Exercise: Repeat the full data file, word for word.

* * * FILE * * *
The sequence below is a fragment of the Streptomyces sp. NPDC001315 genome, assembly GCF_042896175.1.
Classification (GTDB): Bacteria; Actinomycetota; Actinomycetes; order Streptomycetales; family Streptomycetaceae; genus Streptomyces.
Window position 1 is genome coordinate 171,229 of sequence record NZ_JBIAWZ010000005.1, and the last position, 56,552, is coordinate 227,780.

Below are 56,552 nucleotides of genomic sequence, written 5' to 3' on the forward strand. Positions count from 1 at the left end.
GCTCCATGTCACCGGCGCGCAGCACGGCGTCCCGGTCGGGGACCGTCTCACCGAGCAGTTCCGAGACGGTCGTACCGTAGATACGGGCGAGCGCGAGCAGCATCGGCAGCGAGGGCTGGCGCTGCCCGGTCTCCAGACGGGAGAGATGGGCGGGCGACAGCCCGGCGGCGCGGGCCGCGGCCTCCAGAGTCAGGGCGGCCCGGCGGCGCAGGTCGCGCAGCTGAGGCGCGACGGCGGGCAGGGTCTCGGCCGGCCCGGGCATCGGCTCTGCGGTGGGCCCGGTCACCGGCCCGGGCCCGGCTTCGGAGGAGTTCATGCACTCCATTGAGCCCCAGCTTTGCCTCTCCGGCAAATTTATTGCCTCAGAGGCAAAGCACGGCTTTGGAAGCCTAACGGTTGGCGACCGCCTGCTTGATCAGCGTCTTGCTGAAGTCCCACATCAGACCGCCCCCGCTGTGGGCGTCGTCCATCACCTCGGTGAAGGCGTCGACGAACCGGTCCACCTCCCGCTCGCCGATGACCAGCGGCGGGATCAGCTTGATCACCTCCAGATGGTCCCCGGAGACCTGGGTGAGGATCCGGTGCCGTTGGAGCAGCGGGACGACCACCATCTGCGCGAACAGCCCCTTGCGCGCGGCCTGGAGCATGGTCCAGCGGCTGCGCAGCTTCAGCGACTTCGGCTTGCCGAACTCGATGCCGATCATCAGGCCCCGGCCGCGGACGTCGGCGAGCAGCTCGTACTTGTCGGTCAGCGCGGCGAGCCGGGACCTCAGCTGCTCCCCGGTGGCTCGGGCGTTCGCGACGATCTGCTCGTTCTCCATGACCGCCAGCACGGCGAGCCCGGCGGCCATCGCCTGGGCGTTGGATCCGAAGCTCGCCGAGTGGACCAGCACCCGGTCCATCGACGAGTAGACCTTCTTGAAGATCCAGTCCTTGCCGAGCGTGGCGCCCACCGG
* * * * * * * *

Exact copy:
The sequence below is a fragment of the Streptomyces sp. NPDC001315 genome, assembly GCF_042896175.1.
Classification (GTDB): Bacteria; Actinomycetota; Actinomycetes; order Streptomycetales; family Streptomycetaceae; genus Streptomyces.
Window position 1 is genome coordinate 171,229 of sequence record NZ_JBIAWZ010000005.1, and the last position, 56,552, is coordinate 227,780.

Below are 56,552 nucleotides of genomic sequence, written 5' to 3' on the forward strand. Positions count from 1 at the left end.
GCTCCATGTCACCGGCGCGCAGCACGGCGTCCCGGTCGGGGACCGTCTCACCGAGCAGTTCCGAGACGGTCGTACCGTAGATACGGGCGAGCGCGAGCAGCATCGGCAGCGAGGGCTGGCGCTGCCCGGTCTCCAGACGGGAGAGATGGGCGGGCGACAGCCCGGCGGCGCGGGCCGCGGCCTCCAGAGTCAGGGCGGCCCGGCGGCGCAGGTCGCGCAGCTGAGGCGCGACGGCGGGCAGGGTCTCGGCCGGCCCGGGCATCGGCTCTGCGGTGGGCCCGGTCACCGGCCCGGGCCCGGCTTCGGAGGAGTTCATGCACTCCATTGAGCCCCAGCTTTGCCTCTCCGGCAAATTTATTGCCTCAGAGGCAAAGCACGGCTTTGGAAGCCTAACGGTTGGCGACCGCCTGCTTGATCAGCGTCTTGCTGAAGTCCCACATCAGACCGCCCCCGCTGTGGGCGTCGTCCATCACCTCGGTGAAGGCGTCGACGAACCGGTCCACCTCCCGCTCGCCGATGACCAGCGGCGGGATCAGCTTGATCACCTCCAGATGGTCCCCGGAGACCTGGGTGAGGATCCGGTGCCGTTGGAGCAGCGGGACGACCACCATCTGCGCGAACAGCCCCTTGCGCGCGGCCTGGAGCATGGTCCAGCGGCTGCGCAGCTTCAGCGACTTCGGCTTGCCGAACTCGATGCCGATCATCAGGCCCCGGCCGCGGACGTCGGCGAGCAGCTCGTACTTGTCGGTCAGCGCGGCGAGCCGGGACCTCAGCTGCTCCCCGGTGGCTCGGGCGTTCGCGACGATCTGCTCGTTCTCCATGACCGCCAGCACGGCGAGCCCGGCGGCCATCGCCTGGGCGTTGGATCCGAAGCTCGCCGAGTGGACCAGCACCCGGTCCATCGACGAGTAGACCTTCTTGAAGATCCAGTCCTTGCCGAGCGTGGCGCCCACCGG